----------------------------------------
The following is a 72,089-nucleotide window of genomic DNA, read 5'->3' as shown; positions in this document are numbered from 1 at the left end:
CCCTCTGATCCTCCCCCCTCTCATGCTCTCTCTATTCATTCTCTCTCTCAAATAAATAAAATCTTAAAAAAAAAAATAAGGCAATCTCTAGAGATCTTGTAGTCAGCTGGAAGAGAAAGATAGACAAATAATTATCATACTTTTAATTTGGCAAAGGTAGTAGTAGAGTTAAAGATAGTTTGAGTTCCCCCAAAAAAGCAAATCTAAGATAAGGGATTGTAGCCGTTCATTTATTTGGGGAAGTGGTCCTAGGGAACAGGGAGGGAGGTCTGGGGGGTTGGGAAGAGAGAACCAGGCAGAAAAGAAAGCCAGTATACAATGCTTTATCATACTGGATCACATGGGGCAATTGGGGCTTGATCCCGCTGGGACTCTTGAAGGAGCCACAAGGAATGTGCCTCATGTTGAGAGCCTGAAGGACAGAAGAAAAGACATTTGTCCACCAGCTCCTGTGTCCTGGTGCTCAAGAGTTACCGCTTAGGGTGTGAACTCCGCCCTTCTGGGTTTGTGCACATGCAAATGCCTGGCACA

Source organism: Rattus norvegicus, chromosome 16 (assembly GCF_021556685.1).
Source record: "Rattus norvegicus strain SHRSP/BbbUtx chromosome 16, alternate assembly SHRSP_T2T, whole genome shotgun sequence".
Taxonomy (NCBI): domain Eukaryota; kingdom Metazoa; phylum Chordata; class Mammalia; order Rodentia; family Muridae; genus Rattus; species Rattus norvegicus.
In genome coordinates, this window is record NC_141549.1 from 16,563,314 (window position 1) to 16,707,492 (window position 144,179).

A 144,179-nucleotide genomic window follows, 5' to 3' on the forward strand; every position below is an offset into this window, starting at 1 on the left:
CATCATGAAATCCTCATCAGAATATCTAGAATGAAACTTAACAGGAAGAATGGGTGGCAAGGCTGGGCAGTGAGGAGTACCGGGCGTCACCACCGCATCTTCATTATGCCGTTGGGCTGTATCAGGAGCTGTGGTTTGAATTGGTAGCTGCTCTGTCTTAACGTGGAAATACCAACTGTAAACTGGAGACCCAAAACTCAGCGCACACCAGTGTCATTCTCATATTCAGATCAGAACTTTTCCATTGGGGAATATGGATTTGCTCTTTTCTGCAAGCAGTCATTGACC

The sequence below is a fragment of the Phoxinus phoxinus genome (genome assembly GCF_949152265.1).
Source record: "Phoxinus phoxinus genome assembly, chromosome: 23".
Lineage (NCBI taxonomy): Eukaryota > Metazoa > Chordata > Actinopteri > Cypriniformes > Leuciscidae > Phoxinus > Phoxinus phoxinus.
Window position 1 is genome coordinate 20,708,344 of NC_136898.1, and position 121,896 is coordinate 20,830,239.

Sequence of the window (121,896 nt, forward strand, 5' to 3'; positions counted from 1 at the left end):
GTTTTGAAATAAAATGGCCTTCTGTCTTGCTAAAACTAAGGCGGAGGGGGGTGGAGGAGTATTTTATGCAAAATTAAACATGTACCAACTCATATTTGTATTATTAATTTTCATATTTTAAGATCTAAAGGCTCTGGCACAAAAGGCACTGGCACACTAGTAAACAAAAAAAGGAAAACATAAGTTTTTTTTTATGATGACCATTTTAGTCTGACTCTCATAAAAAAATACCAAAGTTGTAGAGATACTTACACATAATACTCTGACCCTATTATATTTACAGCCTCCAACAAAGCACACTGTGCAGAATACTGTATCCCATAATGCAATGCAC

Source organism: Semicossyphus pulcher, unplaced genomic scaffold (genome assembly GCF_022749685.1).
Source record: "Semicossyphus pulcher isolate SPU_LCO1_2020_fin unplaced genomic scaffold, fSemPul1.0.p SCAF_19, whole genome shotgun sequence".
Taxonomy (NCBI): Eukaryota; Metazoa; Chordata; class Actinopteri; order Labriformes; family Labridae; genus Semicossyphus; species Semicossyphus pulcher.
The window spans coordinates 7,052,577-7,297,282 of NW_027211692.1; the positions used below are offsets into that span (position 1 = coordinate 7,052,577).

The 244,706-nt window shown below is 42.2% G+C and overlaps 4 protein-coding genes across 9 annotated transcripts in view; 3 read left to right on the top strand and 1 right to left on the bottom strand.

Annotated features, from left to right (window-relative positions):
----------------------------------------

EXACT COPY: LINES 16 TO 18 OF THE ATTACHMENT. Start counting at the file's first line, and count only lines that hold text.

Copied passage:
Source record: "Semicossyphus pulcher isolate SPU_LCO1_2020_fin unplaced genomic scaffold, fSemPul1.0.p SCAF_19, whole genome shotgun sequence".
Taxonomy (NCBI): Eukaryota; Metazoa; Chordata; class Actinopteri; order Labriformes; family Labridae; genus Semicossyphus; species Semicossyphus pulcher.
The window spans coordinates 7,052,577-7,297,282 of NW_027211692.1; the positions used below are offsets into that span (position 1 = coordinate 7,052,577).